Infection Protection Act - A bad German longing

A bad German longing

The current yawning emptiness in the West German alleys has probably not seen a member of the government recently

Photo: Maja Hitij / Getty Images

At night, the federal government now wants to defeat the virus, with curfews between 21:5 p.m. and XNUMX:XNUMX a.m. in the allegedly aerosol-laden streets of the republic. Its present yawning emptiness has probably not seen a member of the government recently. Angela Merkel and her cabinet could have consulted science before launching the new Infection Protection Act: Corona is an “indoor problem”, says physicist Gerhard Scheuch; and he does not bring any new knowledge to the people. "Transmission outdoors are extremely rare and never lead to 'cluster infections', as can be observed indoors," writes the Society for Aerosol Research to those in power. But that is not the only reason why this draft law marks another low point in Angela Merkel's pandemic policy.

Exit restrictions have long been negotiated by courts, the Lower Saxony Higher Administrative Court, for example, judged them to be "obviously not necessary". Reading the resolution is advisable, it is a slap in the face for key elements of politics with which the federal government and some states are responding to this crisis: “The adoption of drastic measures” only on the “suspicion” that the population is undisciplined, “lets itself into no longer justify this advanced stage of the pandemic ”. If the Infection Protection Act comes in this form - it will hardly exist before the Federal Constitutional Court.

It is not possible to take legal action against it in any other court, it is now a matter of a “federal emergency brake”. Did the judges in Karlsruhe let Berlin pass the sole focus on the incidence value? Two experts warn: "We urgently advise against defining the '7-day incidence' as the sole assessment basis for anti-pandemic protective measures in the planned statutory standardization," said Detlev Krüger, Charité's chief virologist for 27 years before Christian Drosten, and Klaus Stöhr , the former SARS research coordinator for the World Health Organization.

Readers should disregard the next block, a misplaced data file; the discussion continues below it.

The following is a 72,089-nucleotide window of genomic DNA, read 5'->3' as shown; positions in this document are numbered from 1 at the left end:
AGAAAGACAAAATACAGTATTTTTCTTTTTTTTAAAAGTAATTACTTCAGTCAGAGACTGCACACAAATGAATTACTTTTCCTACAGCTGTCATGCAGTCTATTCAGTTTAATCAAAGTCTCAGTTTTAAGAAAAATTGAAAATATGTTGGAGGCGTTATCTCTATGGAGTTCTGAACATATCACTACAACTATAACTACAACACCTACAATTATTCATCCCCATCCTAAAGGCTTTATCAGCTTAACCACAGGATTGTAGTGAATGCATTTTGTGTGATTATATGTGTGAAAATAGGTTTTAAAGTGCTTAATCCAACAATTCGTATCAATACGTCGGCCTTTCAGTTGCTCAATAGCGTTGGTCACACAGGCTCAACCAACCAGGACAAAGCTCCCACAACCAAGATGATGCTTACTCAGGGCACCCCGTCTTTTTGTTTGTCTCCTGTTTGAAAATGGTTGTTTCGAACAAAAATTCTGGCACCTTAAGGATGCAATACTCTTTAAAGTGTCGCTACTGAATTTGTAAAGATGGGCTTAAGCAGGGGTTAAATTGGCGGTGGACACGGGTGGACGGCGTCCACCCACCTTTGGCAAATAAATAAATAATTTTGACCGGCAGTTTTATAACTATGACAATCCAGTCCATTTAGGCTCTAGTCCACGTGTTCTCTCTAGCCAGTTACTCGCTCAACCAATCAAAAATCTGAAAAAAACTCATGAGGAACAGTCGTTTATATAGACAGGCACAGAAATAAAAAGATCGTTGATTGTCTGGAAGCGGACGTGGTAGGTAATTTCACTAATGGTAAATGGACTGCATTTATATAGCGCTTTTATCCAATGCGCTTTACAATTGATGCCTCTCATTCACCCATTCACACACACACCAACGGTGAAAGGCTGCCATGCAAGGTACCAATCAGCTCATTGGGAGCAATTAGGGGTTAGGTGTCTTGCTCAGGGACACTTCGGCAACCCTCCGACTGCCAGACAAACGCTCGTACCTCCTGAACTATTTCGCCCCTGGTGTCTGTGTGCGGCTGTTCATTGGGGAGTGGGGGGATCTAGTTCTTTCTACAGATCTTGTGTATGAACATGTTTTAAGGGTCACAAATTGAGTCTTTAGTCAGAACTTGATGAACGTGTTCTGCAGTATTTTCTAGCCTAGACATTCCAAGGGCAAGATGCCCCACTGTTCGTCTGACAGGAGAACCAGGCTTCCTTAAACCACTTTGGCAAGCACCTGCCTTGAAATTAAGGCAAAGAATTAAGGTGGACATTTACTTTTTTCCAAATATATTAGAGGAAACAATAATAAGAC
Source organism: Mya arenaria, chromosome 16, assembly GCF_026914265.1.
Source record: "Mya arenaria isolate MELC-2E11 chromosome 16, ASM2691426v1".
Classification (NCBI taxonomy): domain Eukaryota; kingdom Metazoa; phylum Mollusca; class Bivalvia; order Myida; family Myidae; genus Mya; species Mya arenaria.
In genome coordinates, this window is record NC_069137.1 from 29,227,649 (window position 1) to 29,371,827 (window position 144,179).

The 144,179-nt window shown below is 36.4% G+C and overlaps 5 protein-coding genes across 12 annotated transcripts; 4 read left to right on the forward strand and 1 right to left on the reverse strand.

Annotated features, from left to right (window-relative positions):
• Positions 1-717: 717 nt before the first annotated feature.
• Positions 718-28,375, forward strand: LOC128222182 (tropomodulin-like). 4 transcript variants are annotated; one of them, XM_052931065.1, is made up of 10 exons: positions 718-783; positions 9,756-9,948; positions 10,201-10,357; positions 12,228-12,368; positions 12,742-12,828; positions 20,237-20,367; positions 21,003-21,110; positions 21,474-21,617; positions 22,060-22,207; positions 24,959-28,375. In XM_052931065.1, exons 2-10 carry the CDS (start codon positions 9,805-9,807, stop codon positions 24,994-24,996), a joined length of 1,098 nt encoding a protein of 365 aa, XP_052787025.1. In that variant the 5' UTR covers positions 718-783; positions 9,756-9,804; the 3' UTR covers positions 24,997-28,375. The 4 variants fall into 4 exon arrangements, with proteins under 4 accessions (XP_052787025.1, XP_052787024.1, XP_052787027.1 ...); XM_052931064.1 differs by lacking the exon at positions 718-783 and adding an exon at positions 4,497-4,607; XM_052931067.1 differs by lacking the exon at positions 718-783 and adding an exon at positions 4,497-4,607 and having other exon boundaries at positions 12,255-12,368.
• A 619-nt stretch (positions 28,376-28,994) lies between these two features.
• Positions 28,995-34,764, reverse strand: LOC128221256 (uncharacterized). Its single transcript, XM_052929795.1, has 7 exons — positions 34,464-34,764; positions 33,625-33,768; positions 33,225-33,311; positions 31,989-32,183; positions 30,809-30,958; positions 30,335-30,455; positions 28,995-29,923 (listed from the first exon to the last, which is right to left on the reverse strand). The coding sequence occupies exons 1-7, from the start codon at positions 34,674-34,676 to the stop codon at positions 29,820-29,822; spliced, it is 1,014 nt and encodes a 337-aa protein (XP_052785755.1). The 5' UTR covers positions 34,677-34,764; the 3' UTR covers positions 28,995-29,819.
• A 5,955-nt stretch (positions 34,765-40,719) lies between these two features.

This government's alternative is probably too differentiated: "the daily number of COVID-related intensive inpatient admissions, differentiated according to the district of the patient's place of residence, age and gender, taking into account relevant temporal trends". Because there are great regional differences when it comes to the occurrence of infections and the situation in intensive care units.

Only one thing is almost the same everywhere: the catastrophic personnel situation in the clinics. But it is precisely this reason for the impending overload that the federal government is idly looking at. What a mockery when the Chancellor warns that doctors and nurses must not be left alone in their Herculean task!

While children are required to test, but employers are only "obliged to offer tests", while there is still a lack of vaccine supply where the federal government could have shone, Merkel goes hunting for aerosols with a sledgehammer: lockdown from incidence 100, the federal government orders.

Void of sense, this uses lower anti-federal instincts and suggests redemption in the German yearning for national unity, which even before the virus caused some to ridicule the historical doctrine of federalism as a “patchwork quilt”. In the meantime, strangled municipalities had to save on health care, for example.

Gregor Gysi is right: “We have to protect the Basic Law.” The Bundestag only has a few days to do this.